WEEE Recycling

Compliant and Hassle Free

Regulations

Every year an estimated 2 million tonnes of Waste Electrical and Electronic Equipment (WEEE) items are discarded by householders and companies in the UK. WEEE includes most products that have a plug or need a battery. The Waste Electrical and Electronic Equipment (WEEE) Regulations 2013 became law in the UK on the 1st of January 2014 which include the main provisions of Directive 2012/19/EU and aims to reduce the amount of electrical waste being produced and to improve the environmental performance of businesses by reducing, reusing and recycling.


Computers for Disposal

Duty of Care

The Duty of Care imposes a legal obligation on an individual to adhere to a standard of reasonable care while performing any acts that could forseeably harm others and is the first element that must be established before proceeding with a “claim of negligence”. The term “Duty of Care” forms the basis for the Environmental Protection (Duty of Care) Regulations 1991 which imposes certain standards upon duty holders when dealing with controlled waste. Under the Duty of Care, waste holders are required to fulfill specific obligations (dilligence & prudence), mitigating potential impacts upon the environment and certain stakeholders, and thereby ensure the company disposing your waste is authorised to do so.


The Transfer

Transfering Waste to the Correct Person

Households are exempt from the Duty of Care where Local Authorities oversee the collection process. (Third parties acting on behalf of local authorities are not exempt from the need to register as a waste carrier).

Any waste holder may transfer waste to someone who transports it (a contractor). The contractor must be registered as a waste carrier with a regulatory authority (Environment Agency for England & Wales, SEPA for Scotland). It is important that the holder also checks that the waste is being correctly disposed of by the contractor (ask where it is being sent or delivered to).


Waste Transfer Note

Waste Transfer Note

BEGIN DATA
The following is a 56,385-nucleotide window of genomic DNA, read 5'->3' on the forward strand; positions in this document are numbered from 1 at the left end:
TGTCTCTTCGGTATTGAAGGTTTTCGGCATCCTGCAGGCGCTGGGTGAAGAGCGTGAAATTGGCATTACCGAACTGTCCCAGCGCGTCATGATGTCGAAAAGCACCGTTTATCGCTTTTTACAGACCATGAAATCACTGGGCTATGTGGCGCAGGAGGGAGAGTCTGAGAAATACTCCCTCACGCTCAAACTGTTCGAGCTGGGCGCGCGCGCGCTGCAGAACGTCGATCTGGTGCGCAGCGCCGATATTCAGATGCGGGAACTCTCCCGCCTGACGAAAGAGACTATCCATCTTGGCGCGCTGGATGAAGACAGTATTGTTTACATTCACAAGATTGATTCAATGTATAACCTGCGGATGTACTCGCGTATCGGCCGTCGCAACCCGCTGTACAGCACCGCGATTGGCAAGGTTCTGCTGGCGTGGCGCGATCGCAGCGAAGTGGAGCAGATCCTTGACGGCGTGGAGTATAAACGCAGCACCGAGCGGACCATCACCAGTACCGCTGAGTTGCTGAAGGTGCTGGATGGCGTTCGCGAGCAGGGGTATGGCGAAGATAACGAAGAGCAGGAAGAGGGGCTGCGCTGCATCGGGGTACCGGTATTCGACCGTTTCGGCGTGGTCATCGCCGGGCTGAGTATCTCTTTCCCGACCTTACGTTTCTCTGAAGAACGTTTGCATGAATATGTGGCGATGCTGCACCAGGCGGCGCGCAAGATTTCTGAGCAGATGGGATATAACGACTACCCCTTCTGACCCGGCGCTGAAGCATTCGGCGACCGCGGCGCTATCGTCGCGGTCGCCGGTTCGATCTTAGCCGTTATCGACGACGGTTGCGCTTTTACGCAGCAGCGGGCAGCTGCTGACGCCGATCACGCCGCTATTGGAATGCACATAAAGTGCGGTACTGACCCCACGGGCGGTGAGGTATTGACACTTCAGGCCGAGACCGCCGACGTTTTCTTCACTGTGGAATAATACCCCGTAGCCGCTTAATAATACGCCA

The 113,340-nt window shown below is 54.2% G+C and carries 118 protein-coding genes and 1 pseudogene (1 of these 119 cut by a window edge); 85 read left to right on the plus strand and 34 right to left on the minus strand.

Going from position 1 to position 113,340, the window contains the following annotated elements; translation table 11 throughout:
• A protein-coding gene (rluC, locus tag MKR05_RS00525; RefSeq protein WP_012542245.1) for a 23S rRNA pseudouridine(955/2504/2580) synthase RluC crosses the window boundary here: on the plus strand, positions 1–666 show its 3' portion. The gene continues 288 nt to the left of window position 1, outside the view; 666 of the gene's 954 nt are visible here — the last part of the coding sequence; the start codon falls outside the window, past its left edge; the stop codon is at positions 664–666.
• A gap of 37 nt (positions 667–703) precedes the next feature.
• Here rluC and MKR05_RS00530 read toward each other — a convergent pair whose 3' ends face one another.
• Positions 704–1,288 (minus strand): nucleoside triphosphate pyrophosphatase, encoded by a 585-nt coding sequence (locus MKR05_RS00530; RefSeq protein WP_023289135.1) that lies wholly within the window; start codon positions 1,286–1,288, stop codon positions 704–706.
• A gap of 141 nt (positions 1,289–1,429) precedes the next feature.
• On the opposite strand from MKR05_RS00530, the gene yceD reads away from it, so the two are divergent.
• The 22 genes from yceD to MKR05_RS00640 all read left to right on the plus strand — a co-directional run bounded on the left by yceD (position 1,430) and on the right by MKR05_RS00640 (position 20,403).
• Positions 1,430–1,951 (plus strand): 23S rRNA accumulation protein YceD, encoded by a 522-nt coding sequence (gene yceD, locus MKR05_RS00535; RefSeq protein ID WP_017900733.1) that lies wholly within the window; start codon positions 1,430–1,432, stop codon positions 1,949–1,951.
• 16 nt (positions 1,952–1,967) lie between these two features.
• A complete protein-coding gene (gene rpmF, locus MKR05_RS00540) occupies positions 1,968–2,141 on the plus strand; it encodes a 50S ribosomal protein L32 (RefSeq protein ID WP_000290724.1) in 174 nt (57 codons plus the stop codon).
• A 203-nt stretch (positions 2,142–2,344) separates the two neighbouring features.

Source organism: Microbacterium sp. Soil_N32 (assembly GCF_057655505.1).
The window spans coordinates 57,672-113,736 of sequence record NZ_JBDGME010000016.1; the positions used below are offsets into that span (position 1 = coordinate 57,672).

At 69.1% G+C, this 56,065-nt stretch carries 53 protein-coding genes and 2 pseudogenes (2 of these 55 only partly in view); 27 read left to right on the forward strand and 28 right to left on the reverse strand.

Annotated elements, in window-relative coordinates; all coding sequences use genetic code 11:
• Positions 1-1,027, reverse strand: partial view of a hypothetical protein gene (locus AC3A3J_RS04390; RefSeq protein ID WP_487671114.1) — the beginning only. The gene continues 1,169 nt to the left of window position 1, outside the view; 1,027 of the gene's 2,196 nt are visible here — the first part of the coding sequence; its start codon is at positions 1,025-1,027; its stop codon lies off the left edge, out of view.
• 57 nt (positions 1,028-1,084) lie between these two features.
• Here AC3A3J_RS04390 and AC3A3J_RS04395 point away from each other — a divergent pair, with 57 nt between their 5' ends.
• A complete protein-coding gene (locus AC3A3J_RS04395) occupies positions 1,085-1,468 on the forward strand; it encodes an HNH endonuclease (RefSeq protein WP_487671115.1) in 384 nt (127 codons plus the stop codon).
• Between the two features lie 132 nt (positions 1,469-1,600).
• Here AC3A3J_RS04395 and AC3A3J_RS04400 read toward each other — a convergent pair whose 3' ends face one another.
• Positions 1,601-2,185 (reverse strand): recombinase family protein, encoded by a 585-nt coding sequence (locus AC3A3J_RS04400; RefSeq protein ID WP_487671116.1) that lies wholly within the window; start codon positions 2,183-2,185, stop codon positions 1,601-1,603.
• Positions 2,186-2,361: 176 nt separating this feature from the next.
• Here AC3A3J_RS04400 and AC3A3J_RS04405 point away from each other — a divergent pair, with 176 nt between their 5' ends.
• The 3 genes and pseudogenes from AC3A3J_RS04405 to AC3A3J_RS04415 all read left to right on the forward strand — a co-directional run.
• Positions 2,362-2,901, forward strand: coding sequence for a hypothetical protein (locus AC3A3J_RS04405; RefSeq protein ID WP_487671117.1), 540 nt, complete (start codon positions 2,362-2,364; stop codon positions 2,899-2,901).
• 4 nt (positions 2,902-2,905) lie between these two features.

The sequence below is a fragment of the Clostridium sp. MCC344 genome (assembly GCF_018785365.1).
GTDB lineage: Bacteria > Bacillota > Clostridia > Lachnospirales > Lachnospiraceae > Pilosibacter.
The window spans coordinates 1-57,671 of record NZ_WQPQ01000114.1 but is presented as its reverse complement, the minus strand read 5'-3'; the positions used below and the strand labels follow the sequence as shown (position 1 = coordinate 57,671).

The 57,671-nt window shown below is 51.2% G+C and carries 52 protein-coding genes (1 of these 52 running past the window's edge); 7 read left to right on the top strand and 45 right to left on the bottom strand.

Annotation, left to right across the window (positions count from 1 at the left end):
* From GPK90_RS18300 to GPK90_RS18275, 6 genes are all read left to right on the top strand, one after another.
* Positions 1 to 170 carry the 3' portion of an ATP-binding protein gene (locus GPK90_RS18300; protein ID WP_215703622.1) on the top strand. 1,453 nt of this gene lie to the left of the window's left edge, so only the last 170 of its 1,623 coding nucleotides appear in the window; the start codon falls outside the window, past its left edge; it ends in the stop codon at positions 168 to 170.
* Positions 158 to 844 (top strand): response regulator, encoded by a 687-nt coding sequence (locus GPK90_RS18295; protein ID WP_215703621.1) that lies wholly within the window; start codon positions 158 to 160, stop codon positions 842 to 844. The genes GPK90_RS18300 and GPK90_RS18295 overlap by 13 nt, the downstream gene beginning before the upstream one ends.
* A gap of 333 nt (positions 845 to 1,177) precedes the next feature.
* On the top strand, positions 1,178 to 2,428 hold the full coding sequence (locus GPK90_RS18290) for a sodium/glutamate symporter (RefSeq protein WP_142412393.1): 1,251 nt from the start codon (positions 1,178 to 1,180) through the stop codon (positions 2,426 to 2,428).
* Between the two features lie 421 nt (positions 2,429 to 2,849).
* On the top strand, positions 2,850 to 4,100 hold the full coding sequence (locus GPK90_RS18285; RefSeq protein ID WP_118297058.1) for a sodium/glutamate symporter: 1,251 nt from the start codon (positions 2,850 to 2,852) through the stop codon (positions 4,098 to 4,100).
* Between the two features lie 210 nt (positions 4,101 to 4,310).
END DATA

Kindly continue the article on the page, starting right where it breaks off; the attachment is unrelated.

The transfer of Controlled Wastes must be accompanied by a Controlled Waste Transfer Note (except where exempt- charities are exempt, as is waste when transported by rail or sea).

A transfer note should provide sufficient detail to describe the waste being transfered, how it is stored and the parties involved in the transfer (the holder and the person collecting the waste). The transfer note should also document where the transfer took place and registration details (carrier license) of the person collecting the waste.

Hazardous Waste Consignment Note

Hazardous Waste Consignment Note

The transfer of Controlled Wastes must be accompanied by a Controlled Waste Transfer Note (except where exempt- charities are exempt, as is waste when transported by rail or sea).

A transfer note should provide sufficient detail to describe the waste being transfered, how it is stored and the parties involved in the transfer (the holder and the person collecting the waste). The transfer note should also document where the transfer took place and registration details (carrier license) of the person collecting the waste.


Hazardous Waste Classifications
  • CRT monitors and televisions
    • Presence of Lead, Poly-chlorinated Biphenyls and Phosphor
  • TFT screens in flat screen monitors, televisions and laptops
    • Presence of Mercury Salts in the Backlights
  • Laptop Batteries
    • Presence of Cadmium, Lithium, Nickel and Zinc
  • Printed Circuit Boards
    • Presence of Lead and Mercury
  • Uninterruptable Power Supplies
    • Presence of Lead and Sulphuric Acid

Do you have equipment to recycle? What are you waiting for?